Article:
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board of election in 2016. they attacked us, director comey said they'll be back. frankly i don't think they ever left. it's a real and present danger. they attacked us by weaponizing social media. we can overcome that if we spend the resources and through education. we can inoculate ourselves by recognizing what the russians did as our european allies have done but what we've done through the president of the united states is say it's not a real threat. so to answer your question, that's why they zero it out and the threat is very real. >> while i have you, i want to ask you about this call that the secretary of health and human services had with reporters in which he didn't know the exact number of children who have been separated from their parents at the border. if you don't know the number, how will they reunite these children with their parents? >> i have no idea. i think what we heard initially was we heard from folks at human
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services saying say with. we have orphaned little kids. the rest of the world doesn't see make america great in the manner which the president's base does. they see it as a country that builds walls. they see it as a country that bans muslims and separates families and creates orphans. that does not help us stay safe. it doesn't help us grow economically. it doesn't make us a leader in the free world. >> when you say we've orphaned little kids, you don't think they'll be reunited with their parents? >> i think at their heart, at the administration's heart it was in the right place this would be impossible. it would be a needle in a haystack.
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how in the world are they going to make this effort? these are families split up all over the place right now. it would taken a extraordinary financial effort accumulating their dna, putting them in one place and coordinating that effort would take a needle in a haystack proportions. i hope we do that for the sake of those families and the reputation of our country. >> congressman mike quigley, thank you very much for being on new day. >> thank you. we have breaking new jobs numbers. what does it say about the future of the economy? we'll tell you what it means after the break.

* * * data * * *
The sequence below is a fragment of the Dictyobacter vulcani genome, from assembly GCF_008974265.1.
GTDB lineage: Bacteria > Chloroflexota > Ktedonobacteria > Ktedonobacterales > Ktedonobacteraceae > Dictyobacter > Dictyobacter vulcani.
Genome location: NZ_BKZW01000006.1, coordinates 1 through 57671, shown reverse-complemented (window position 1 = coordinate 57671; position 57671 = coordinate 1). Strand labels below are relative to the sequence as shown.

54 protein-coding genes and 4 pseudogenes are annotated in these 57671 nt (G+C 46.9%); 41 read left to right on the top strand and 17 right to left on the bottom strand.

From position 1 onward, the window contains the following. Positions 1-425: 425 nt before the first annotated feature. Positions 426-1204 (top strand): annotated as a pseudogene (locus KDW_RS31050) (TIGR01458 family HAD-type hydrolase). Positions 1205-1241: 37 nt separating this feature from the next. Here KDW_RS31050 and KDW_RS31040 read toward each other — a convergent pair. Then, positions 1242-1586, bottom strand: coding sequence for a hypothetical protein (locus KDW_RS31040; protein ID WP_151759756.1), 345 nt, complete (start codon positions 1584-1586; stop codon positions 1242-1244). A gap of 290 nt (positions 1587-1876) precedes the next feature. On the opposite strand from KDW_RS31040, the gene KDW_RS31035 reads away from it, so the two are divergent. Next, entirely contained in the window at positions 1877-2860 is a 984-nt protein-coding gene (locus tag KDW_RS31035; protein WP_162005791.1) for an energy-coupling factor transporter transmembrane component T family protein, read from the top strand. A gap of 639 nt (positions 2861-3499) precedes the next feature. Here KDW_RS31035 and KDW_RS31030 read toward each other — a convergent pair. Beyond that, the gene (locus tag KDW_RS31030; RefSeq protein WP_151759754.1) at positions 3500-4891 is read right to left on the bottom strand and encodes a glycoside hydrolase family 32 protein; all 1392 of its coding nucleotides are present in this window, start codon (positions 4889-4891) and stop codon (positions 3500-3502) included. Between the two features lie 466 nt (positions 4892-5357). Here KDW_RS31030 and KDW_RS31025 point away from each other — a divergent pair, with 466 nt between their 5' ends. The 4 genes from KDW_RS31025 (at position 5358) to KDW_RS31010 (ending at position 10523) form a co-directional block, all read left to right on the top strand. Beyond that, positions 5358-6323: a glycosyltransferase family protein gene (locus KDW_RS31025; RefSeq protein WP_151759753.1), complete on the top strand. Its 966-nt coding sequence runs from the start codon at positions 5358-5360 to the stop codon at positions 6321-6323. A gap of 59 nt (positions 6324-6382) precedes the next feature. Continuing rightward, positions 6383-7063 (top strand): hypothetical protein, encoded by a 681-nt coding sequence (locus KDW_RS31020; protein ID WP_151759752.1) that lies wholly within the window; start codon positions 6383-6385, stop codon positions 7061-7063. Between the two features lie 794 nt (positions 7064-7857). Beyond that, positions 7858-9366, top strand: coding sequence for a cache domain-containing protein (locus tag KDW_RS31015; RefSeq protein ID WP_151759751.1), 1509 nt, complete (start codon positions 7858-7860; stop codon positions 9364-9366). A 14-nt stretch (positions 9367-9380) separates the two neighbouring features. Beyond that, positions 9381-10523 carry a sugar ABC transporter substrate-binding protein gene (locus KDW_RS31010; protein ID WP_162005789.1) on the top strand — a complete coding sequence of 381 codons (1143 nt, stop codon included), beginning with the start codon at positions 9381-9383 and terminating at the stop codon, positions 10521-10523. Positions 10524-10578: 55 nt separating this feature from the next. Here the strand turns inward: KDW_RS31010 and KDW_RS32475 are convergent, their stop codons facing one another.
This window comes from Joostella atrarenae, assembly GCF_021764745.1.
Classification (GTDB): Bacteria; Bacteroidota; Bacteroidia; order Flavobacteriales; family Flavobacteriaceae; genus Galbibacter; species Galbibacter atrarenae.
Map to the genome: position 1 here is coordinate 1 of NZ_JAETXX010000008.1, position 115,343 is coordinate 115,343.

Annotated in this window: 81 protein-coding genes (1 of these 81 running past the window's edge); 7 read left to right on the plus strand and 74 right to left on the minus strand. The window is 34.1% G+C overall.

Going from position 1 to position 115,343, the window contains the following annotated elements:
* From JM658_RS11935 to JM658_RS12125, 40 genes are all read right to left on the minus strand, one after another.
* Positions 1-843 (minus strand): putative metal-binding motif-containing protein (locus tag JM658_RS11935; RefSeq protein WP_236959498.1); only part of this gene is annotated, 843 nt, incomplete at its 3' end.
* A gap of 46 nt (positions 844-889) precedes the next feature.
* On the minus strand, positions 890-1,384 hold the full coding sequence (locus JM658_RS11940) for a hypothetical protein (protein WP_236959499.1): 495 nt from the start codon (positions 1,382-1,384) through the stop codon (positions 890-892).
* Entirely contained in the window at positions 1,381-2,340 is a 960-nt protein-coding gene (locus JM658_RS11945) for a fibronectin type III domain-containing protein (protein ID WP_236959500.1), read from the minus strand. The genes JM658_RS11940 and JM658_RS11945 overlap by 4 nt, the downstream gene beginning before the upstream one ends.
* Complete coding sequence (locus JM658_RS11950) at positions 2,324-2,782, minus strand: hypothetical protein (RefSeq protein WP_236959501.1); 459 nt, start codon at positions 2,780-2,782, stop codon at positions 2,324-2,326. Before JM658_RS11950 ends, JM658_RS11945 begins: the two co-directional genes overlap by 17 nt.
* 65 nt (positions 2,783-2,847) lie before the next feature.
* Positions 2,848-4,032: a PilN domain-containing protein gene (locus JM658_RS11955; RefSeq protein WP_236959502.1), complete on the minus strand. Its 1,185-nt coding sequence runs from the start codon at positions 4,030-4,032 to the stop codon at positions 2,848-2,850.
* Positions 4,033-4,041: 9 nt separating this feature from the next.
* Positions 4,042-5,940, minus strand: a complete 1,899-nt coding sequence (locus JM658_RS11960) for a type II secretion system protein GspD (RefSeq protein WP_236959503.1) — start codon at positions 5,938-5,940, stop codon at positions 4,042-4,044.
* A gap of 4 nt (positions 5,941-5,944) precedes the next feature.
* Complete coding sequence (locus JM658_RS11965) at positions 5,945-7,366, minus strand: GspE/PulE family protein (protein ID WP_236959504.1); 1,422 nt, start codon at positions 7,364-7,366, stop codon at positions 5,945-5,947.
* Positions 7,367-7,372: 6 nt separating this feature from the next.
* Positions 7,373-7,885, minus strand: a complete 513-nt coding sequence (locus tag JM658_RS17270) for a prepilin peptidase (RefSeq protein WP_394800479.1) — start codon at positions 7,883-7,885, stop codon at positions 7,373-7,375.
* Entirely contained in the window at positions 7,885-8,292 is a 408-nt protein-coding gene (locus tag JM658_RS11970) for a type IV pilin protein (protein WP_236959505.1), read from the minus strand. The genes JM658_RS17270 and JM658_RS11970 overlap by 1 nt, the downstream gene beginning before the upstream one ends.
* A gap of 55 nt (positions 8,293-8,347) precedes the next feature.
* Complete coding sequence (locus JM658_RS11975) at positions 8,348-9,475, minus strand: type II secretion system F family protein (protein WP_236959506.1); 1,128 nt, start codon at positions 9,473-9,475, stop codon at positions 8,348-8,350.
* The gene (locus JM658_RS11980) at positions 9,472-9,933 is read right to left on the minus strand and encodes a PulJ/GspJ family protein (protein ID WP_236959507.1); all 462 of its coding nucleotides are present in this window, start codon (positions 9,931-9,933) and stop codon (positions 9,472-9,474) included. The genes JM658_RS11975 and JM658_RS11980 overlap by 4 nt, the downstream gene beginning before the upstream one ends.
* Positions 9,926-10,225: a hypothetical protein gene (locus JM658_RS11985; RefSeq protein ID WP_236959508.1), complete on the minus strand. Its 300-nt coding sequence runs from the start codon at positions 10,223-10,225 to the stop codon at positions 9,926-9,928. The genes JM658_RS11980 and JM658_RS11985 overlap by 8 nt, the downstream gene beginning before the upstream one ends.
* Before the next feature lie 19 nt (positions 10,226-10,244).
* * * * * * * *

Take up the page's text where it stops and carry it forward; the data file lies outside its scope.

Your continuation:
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hot off the presses, breaking news, new job numbers from the labor department. let's get to christine romans for what they say. >> another strong month for job
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creation, just crunching these numbers out from the bureau of labor statistics. june, 213,000 jobs created, much more than folks thought and there were revisions in april and may. look what a strong spring it was for hiring. when you look at these statistics there are more jobs available than people trying to get them. it's really a great situation. let's look at the unemployment rate. the rate up to 4%. why did it rise? because there were hundreds of thousands of people who have now started looking for work. these lost employees who left the labor market because they were disgruntled during the recession or for whatever reason, hundreds of thousands, about half a million people coming into the labor market looking for work. largely because of headlines like these we tell you about every month. they're starting to be more encouraged there are jobs out there for them. where are the jobs? business and information services. these tend to be higher paid jobs, 50,000 there. manufacturing. another strong month for manufacturing, 36,000 jobs